29 Aug, 12 | by BMJ Group
The provision of healthcare in the UK is often significantly affected by EU legislation despite member states guarding the right to define national health policy and to organise and deliver their health services and medical care.
It is often legislation that does not specifically mention health, but covers all sectors that has the greatest impact. A well known example of this is the European Working Time Directive.
A fresh example is about to be added, following the publication of the European Commission’s proposal to update the 1995 Data Protection Directive, which forms the basis for the 1998 UK Data Protection Act.
The proposal sets out rules on personal data protection and processing, and will result in UK data protection law being amended. Furthermore, the commission is proposing to replace the current directive, which allows for some flexibility in national interpretation, with a regulation that means member states must implement the text exactly as written with no room for manoeuvre.
This looks likely to have the most impact on GP surgeries, clinical commissioning groups, medical academics, and the wider NHS. The thrust of the proposal is to give people easier access to their data, and the ability to transfer the data between providers.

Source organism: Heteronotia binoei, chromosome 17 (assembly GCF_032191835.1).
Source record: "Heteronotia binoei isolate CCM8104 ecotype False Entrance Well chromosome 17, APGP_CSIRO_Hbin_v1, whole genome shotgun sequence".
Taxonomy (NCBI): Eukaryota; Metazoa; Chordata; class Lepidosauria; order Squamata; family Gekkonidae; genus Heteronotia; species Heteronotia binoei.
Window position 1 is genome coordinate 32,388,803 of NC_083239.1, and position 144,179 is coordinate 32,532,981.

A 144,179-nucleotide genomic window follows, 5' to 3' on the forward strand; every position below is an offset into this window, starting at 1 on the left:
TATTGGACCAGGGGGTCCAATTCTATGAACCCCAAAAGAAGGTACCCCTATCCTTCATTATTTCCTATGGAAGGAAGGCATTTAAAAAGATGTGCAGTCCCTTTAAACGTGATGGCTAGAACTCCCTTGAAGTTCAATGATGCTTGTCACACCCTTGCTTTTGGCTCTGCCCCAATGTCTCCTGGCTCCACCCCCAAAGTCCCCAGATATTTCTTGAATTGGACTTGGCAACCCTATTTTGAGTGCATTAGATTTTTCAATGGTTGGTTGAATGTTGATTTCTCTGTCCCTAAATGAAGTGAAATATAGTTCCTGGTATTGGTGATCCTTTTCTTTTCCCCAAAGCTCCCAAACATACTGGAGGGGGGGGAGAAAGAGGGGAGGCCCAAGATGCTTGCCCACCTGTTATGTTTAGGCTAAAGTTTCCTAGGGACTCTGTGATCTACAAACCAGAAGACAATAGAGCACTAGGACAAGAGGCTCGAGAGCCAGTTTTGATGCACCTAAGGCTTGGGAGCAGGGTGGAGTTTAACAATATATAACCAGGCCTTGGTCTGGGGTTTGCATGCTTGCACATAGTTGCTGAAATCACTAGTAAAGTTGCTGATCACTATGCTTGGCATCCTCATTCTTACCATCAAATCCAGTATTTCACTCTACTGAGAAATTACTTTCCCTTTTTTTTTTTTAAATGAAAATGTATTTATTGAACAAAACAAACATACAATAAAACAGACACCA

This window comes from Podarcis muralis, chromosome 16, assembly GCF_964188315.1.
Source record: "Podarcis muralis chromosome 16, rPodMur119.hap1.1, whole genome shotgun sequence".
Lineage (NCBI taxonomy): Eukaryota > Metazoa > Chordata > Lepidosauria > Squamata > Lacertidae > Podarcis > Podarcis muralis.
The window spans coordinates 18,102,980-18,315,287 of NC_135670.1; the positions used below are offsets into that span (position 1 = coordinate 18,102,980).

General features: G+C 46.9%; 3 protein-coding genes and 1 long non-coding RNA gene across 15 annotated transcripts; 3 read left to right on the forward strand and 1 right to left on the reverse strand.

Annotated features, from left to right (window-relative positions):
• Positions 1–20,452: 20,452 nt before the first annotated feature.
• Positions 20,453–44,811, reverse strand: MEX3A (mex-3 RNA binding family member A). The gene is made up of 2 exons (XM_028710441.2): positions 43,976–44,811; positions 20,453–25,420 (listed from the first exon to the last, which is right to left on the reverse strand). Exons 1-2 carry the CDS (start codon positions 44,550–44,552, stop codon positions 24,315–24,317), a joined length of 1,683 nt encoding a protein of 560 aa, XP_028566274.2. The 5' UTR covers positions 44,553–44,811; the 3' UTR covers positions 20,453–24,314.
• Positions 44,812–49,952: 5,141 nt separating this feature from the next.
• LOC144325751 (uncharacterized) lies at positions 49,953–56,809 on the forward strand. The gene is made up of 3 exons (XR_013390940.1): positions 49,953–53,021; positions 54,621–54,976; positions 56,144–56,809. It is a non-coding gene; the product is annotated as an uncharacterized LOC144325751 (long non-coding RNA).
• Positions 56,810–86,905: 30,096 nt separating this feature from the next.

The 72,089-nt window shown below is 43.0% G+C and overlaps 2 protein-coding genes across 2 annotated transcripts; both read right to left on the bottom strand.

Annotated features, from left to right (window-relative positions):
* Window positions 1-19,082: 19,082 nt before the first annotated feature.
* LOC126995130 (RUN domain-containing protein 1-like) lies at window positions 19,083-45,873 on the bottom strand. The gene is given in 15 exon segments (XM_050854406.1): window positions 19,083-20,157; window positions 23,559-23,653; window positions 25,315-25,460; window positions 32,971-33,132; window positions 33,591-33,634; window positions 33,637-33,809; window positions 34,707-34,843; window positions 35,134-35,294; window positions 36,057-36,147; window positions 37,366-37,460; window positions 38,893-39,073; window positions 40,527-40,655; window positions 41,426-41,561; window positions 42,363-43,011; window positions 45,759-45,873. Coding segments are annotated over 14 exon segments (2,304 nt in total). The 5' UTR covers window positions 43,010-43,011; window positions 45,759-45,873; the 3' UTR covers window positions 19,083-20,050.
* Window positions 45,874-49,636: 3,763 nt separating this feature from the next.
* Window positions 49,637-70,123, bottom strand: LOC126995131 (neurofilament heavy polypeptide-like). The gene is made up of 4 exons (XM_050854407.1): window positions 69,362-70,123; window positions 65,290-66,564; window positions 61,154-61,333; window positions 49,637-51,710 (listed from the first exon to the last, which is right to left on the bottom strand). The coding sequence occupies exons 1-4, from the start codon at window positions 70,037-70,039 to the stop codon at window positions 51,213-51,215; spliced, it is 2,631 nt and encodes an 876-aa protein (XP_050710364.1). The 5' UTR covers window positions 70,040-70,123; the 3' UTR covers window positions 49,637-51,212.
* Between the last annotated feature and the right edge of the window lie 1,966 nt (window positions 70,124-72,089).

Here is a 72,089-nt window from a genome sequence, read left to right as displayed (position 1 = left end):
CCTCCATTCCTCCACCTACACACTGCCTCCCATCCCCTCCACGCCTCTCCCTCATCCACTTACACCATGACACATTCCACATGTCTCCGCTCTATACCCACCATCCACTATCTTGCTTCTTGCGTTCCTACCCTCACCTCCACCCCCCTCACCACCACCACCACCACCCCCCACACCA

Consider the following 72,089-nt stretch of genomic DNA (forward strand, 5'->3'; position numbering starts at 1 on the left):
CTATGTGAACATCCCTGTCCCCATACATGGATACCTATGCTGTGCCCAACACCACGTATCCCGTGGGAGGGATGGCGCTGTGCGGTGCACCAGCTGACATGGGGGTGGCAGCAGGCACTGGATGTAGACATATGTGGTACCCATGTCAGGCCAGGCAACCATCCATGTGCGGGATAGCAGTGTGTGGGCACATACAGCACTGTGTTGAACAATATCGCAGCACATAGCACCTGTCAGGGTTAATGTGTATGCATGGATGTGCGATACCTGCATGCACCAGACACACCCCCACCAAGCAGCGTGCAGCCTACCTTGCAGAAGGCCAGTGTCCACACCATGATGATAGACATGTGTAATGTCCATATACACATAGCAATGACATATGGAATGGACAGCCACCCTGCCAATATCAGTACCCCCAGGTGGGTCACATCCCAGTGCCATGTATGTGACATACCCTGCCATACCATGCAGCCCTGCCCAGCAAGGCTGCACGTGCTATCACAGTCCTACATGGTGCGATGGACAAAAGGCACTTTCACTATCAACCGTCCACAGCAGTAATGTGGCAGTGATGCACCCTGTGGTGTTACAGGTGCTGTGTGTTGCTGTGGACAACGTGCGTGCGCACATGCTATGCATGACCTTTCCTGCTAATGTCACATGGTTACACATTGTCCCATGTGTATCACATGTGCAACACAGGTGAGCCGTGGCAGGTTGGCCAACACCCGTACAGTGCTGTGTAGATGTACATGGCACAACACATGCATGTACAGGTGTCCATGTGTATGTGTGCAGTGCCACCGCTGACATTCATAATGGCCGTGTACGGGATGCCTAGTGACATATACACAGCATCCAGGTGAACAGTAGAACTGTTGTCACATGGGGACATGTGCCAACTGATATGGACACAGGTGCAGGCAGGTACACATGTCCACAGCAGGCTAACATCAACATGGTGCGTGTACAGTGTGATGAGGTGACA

The data subject will have the right to obtain a copy of their data in a portable electronic format. There is concern that this could affect health records, which might not be structured adequately for further transmission, and which might be altered by patients. GPs and NHS organisations will not be able to charge fees for such data requests. In addition, GPs will be obliged to transfer personal data to third parties, such as insurance companies, at the request of patients and without the right to object.
Failure to respond within a tight time frame to requests or to maintain detailed documentation on all data processing activities could lead to heavy fines.
All authorities that process data must appoint designated data protection officers. In addition, only organisations that carry out public authority work will be exempted from making detailed impact assessments on the processing of data. This could mean that healthcare professionals with a mix of public and private work could have to carry out impact assessments for their private work. The use of data for research purposes and related issues of consent are also covered by the proposal.
The proposals will now be debated by national governments and MEPs. The UK healthcare sector seems keen to ensure that the legislation continues to protect patient confidentiality whilst facilitating health services and medical research, and does not pass a significant administrative burden to GP practices and other healthcare providers.
Nicola While is the BMA’s EU policy manager and is based in Brussels.